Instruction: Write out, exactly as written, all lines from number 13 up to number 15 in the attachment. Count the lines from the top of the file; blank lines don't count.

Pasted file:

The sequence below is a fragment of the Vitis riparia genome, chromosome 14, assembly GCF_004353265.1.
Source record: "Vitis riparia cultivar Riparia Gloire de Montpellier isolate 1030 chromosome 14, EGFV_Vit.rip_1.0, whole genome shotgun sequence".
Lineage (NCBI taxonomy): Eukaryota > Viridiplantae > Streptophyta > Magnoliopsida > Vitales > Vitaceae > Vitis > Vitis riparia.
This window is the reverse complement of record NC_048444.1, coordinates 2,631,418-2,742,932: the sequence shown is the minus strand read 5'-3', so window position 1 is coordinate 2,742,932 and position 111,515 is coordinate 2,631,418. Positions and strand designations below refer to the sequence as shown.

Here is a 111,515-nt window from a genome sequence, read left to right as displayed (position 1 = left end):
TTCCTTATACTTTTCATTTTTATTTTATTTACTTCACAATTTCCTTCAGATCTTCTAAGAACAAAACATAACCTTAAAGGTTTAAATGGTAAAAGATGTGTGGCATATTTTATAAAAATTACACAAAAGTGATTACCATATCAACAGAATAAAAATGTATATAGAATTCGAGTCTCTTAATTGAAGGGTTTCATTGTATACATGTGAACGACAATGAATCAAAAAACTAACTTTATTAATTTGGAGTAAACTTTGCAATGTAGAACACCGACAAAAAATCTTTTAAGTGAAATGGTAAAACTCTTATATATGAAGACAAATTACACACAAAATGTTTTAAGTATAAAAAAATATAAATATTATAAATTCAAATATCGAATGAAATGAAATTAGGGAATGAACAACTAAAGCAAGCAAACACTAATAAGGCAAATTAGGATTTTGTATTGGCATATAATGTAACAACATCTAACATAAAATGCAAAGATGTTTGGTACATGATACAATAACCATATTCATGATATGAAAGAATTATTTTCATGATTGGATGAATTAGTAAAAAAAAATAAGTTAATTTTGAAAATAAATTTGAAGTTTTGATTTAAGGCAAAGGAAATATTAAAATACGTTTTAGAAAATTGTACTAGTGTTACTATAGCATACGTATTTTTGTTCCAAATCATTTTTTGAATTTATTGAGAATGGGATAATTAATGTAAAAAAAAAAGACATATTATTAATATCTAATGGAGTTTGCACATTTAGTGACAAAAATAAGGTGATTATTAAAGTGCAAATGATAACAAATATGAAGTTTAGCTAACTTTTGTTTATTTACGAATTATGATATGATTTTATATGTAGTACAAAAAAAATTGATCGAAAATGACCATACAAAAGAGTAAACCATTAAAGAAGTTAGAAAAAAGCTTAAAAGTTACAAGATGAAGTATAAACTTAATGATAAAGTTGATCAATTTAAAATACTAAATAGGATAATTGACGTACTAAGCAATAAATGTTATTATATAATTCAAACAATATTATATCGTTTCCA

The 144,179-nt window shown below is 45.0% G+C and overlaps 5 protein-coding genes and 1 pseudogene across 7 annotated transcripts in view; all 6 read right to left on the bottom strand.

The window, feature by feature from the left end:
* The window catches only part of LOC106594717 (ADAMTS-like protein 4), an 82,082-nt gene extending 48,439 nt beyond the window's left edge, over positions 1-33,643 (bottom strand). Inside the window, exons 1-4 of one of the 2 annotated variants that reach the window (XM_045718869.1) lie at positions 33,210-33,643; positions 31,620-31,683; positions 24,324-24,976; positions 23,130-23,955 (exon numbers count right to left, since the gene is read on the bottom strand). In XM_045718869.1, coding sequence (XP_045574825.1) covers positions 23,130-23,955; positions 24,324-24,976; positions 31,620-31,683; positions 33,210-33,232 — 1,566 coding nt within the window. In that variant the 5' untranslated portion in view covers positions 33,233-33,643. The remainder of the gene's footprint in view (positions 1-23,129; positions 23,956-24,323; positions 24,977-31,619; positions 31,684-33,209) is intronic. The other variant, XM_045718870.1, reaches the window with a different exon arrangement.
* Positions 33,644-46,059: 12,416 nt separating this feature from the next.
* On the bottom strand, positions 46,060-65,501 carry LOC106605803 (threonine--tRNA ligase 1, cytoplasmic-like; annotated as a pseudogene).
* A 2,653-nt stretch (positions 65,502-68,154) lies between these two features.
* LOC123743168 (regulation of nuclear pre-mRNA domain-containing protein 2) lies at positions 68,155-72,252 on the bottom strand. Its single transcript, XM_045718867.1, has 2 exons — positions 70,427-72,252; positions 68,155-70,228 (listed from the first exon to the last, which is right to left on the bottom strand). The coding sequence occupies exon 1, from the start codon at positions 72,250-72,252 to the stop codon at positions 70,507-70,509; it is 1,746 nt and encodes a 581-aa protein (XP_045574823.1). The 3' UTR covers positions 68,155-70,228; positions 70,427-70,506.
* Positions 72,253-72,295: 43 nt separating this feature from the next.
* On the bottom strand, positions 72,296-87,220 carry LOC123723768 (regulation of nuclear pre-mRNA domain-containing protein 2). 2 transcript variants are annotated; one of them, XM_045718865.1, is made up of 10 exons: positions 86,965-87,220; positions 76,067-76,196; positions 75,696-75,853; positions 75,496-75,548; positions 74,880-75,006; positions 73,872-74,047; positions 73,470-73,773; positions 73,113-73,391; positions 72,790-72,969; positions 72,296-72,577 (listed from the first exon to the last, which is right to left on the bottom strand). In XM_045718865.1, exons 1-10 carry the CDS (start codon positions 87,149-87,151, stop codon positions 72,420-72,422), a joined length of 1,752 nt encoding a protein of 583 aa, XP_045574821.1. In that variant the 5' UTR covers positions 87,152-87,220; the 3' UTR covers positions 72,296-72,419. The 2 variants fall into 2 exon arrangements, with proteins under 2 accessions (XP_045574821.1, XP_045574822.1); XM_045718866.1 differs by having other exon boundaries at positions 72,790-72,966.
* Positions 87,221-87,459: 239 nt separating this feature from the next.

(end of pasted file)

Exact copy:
* LOC123743168 (regulation of nuclear pre-mRNA domain-containing protein 2) lies at positions 68,155-72,252 on the bottom strand. Its single transcript, XM_045718867.1, has 2 exons — positions 70,427-72,252; positions 68,155-70,228 (listed from the first exon to the last, which is right to left on the bottom strand). The coding sequence occupies exon 1, from the start codon at positions 72,250-72,252 to the stop codon at positions 70,507-70,509; it is 1,746 nt and encodes a 581-aa protein (XP_045574823.1). The 3' UTR covers positions 68,155-70,228; positions 70,427-70,506.
* Positions 72,253-72,295: 43 nt separating this feature from the next.
* On the bottom strand, positions 72,296-87,220 carry LOC123723768 (regulation of nuclear pre-mRNA domain-containing protein 2). 2 transcript variants are annotated; one of them, XM_045718865.1, is made up of 10 exons: positions 86,965-87,220; positions 76,067-76,196; positions 75,696-75,853; positions 75,496-75,548; positions 74,880-75,006; positions 73,872-74,047; positions 73,470-73,773; positions 73,113-73,391; positions 72,790-72,969; positions 72,296-72,577 (listed from the first exon to the last, which is right to left on the bottom strand). In XM_045718865.1, exons 1-10 carry the CDS (start codon positions 87,149-87,151, stop codon positions 72,420-72,422), a joined length of 1,752 nt encoding a protein of 583 aa, XP_045574821.1. In that variant the 5' UTR covers positions 87,152-87,220; the 3' UTR covers positions 72,296-72,419. The 2 variants fall into 2 exon arrangements, with proteins under 2 accessions (XP_045574821.1, XP_045574822.1); XM_045718866.1 differs by having other exon boundaries at positions 72,790-72,966.